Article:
ICNIRP is an independent, non-profit scientific body that evaluates the state of knowledge about the effects of NIR on human health and on the environment and provides advice on NIR protection, including the provision of guidelines on limiting exposure. Membership in ICNIRP is limited to experts in scientific disciplines relevant to NIR protection who have no commercial or other vested interests. ICNIRP is funded from grants provided by non-profit governmental and scientific organisations and does not receive any funds from industry or other interested parties. In order to ensure a comprehensive and consistent system of NIR protection, ICNIRP maintains strong collaboration ties with a number of international and national non-commercial organizations with interests in NIR protection. ICNIRP’s advice is based on a detailed evaluation of all the available scientific evidence, and it provides guidance only on the basis of scientifically substantiated effects.
Collaborators: Ken Karipidis, ICNIRP and Australian Radiation Protection and Nuclear Safety Agency (ARPANSA); Rodney Croft, ICNIRP and Australian Centre for Electromagnetic Bioeffects Research, Illawarra Health & Medical Research Institute, University of Wollongong, Australia; Eric van Rongen, ICNIRP and Health Council, The Netherlands; Tania Cestari, ICNIRP and Hospital de Clínicas de Porto Alegre, Brazil; Nigel Cridland, ICNIRP and Public Health England; Guglielmo d'Inzeo, ICNIRP and "La Sapienza" University of Rome, Italy; Akimasa Hirata, ICNIRP and Nagoya Institute of Technology, Japan; Anke Huss, ICNIRP and Institute for Risk Assessment Sciences (IRAS) at Utrecht University, The Netherlands; Carmela Marino, ICNIRP and Agency for New Technologies, Energy and Sustainable Economic Development (ENEA), Italy; Sharon Miller, ICNIRP; Gunnhild Oftedal, ICNIRP and Norwegian University of Science and Technology (NTNU); Tsutomu Okuno, ICNIRP; Martin Röösli, ICNIRP and Swiss Tropical and Public Health Institute, Switzerland; Soichi Watanabe, ICNIRP and National Institute of Information and Communications Technology (NICT), Japan; Gunde Ziegelberger, ICNIRP Secretariat and Federal Office for Radiation Protection (BfS), Germany; Karine Chabrel, ICNIRP Secretariat, Germany.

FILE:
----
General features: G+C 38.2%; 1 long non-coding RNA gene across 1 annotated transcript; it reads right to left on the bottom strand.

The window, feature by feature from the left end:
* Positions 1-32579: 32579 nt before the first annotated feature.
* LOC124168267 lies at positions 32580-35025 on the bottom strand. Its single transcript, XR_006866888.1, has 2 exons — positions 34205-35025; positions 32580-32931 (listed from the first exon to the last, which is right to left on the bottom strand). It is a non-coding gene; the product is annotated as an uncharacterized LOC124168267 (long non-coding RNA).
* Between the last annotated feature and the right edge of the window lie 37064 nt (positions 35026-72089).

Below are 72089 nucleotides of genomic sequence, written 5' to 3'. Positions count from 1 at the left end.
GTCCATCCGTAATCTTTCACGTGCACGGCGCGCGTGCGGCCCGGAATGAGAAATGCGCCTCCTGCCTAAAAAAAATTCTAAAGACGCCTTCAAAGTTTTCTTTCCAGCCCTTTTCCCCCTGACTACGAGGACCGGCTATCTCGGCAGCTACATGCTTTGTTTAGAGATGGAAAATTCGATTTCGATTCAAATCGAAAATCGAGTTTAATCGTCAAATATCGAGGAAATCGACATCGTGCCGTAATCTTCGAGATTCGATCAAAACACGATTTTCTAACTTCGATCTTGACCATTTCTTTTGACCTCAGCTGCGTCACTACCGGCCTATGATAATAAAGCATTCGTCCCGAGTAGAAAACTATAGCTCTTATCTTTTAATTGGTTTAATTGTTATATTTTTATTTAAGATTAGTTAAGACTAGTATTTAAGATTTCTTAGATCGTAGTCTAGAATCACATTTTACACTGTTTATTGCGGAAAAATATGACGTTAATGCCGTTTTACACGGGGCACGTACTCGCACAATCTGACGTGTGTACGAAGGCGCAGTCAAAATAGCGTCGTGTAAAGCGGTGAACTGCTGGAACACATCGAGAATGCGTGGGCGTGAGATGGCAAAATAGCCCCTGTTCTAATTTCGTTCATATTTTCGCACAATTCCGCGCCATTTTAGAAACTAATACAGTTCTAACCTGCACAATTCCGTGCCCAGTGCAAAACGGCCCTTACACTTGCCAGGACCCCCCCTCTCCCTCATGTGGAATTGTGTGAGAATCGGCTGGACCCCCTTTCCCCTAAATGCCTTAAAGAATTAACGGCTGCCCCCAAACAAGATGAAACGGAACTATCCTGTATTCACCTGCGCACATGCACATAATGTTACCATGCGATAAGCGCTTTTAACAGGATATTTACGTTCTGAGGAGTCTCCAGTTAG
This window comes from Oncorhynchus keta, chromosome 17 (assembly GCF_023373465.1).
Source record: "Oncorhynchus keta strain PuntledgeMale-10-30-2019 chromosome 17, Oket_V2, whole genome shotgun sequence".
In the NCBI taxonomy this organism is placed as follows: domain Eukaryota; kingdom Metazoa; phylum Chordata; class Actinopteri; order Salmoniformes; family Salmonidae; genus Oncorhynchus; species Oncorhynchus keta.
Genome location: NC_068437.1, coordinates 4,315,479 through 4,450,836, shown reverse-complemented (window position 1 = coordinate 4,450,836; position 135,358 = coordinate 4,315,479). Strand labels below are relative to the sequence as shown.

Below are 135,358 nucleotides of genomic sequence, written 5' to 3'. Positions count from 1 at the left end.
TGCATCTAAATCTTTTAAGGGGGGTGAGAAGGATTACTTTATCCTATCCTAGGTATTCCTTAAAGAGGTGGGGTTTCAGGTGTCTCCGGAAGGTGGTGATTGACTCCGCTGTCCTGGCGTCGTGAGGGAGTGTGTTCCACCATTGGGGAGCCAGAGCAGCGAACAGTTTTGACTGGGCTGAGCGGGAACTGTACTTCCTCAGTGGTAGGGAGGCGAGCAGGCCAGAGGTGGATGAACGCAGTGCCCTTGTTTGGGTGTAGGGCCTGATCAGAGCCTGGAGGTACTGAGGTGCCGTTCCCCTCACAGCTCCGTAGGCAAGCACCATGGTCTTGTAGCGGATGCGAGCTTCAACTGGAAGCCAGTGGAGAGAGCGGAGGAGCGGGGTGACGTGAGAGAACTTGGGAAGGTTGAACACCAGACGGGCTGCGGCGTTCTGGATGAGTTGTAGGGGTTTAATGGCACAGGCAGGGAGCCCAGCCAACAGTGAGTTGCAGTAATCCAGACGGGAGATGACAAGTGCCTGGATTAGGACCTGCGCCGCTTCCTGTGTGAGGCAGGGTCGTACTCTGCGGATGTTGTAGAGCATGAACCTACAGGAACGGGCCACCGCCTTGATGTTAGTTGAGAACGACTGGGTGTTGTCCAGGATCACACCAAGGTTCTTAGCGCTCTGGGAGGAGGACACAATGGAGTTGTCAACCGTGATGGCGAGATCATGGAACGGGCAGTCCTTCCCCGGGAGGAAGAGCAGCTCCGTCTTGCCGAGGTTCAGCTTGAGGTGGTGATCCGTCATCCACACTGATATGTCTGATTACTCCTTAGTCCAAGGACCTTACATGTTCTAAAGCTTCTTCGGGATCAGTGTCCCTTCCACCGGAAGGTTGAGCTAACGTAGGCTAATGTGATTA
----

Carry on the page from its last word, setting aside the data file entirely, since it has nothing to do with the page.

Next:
The views expressed by the collaborators in this publication do not necessarily reflect the views or policies of the organizations they are professionally affiliated with.
The support received by the German Federal Ministry for the Environment (BMU), the International Radiation Protection Association (IRPA), the Australian Radiation Protection and Nuclear Safety Agency (ARPANSA), and the New Zealand Ministry of Health is gratefully acknowledged. All information concerning the support received by ICNIRP is available at www.icnirp.org.
International Commission on Non-Ionizing Radiation Protection. ICNIRP statement on principles for non-ionizing radiation protection. Health Phys 118:477–482; 2020.